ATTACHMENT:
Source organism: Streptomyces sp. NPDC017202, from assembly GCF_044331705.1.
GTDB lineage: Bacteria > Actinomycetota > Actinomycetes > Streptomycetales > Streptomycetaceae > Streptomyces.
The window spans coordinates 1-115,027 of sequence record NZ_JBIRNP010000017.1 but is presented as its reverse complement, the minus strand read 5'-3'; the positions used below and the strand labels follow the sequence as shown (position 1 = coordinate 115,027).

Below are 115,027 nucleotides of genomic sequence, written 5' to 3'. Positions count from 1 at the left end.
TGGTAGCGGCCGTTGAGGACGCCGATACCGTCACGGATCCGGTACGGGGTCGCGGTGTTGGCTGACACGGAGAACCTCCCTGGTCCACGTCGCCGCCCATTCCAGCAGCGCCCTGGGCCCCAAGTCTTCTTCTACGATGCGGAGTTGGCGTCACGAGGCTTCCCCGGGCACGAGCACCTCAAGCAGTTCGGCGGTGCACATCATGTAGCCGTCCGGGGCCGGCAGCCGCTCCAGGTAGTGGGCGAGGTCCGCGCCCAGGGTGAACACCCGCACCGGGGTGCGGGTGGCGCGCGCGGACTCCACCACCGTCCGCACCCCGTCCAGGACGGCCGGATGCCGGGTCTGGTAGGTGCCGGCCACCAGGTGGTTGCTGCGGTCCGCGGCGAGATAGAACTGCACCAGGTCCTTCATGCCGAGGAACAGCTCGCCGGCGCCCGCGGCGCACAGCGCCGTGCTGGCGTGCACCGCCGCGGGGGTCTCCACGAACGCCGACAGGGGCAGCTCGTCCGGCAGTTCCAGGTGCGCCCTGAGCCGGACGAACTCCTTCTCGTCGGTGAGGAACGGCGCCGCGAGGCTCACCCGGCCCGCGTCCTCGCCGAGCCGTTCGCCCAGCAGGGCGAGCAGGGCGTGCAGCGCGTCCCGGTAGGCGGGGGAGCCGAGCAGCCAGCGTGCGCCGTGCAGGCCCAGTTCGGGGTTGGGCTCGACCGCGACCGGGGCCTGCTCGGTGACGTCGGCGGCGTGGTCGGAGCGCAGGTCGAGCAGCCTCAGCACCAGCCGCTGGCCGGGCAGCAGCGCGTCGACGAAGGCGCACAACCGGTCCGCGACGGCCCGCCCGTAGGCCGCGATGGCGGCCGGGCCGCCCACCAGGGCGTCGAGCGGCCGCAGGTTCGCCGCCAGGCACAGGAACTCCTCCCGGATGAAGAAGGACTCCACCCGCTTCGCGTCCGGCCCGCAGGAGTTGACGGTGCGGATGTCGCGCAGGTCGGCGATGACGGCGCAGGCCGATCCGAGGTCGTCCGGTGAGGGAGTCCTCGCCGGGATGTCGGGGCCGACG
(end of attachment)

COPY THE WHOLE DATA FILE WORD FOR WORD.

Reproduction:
Source organism: Streptomyces sp. NPDC017202, from assembly GCF_044331705.1.
GTDB lineage: Bacteria > Actinomycetota > Actinomycetes > Streptomycetales > Streptomycetaceae > Streptomyces.
The window spans coordinates 1-115,027 of sequence record NZ_JBIRNP010000017.1 but is presented as its reverse complement, the minus strand read 5'-3'; the positions used below and the strand labels follow the sequence as shown (position 1 = coordinate 115,027).

Below are 115,027 nucleotides of genomic sequence, written 5' to 3'. Positions count from 1 at the left end.
TGGTAGCGGCCGTTGAGGACGCCGATACCGTCACGGATCCGGTACGGGGTCGCGGTGTTGGCTGACACGGAGAACCTCCCTGGTCCACGTCGCCGCCCATTCCAGCAGCGCCCTGGGCCCCAAGTCTTCTTCTACGATGCGGAGTTGGCGTCACGAGGCTTCCCCGGGCACGAGCACCTCAAGCAGTTCGGCGGTGCACATCATGTAGCCGTCCGGGGCCGGCAGCCGCTCCAGGTAGTGGGCGAGGTCCGCGCCCAGGGTGAACACCCGCACCGGGGTGCGGGTGGCGCGCGCGGACTCCACCACCGTCCGCACCCCGTCCAGGACGGCCGGATGCCGGGTCTGGTAGGTGCCGGCCACCAGGTGGTTGCTGCGGTCCGCGGCGAGATAGAACTGCACCAGGTCCTTCATGCCGAGGAACAGCTCGCCGGCGCCCGCGGCGCACAGCGCCGTGCTGGCGTGCACCGCCGCGGGGGTCTCCACGAACGCCGACAGGGGCAGCTCGTCCGGCAGTTCCAGGTGCGCCCTGAGCCGGACGAACTCCTTCTCGTCGGTGAGGAACGGCGCCGCGAGGCTCACCCGGCCCGCGTCCTCGCCGAGCCGTTCGCCCAGCAGGGCGAGCAGGGCGTGCAGCGCGTCCCGGTAGGCGGGGGAGCCGAGCAGCCAGCGTGCGCCGTGCAGGCCCAGTTCGGGGTTGGGCTCGACCGCGACCGGGGCCTGCTCGGTGACGTCGGCGGCGTGGTCGGAGCGCAGGTCGAGCAGCCTCAGCACCAGCCGCTGGCCGGGCAGCAGCGCGTCGACGAAGGCGCACAACCGGTCCGCGACGGCCCGCCCGTAGGCCGCGATGGCGGCCGGGCCGCCCACCAGGGCGTCGAGCGGCCGCAGGTTCGCCGCCAGGCACAGGAACTCCTCCCGGATGAAGAAGGACTCCACCCGCTTCGCGTCCGGCCCGCAGGAGTTGACGGTGCGGATGTCGCGCAGGTCGGCGATGACGGCGCAGGCCGATCCGAGGTCGTCCGGTGAGGGAGTCCTCGCCGGGATGTCGGGGCCGACG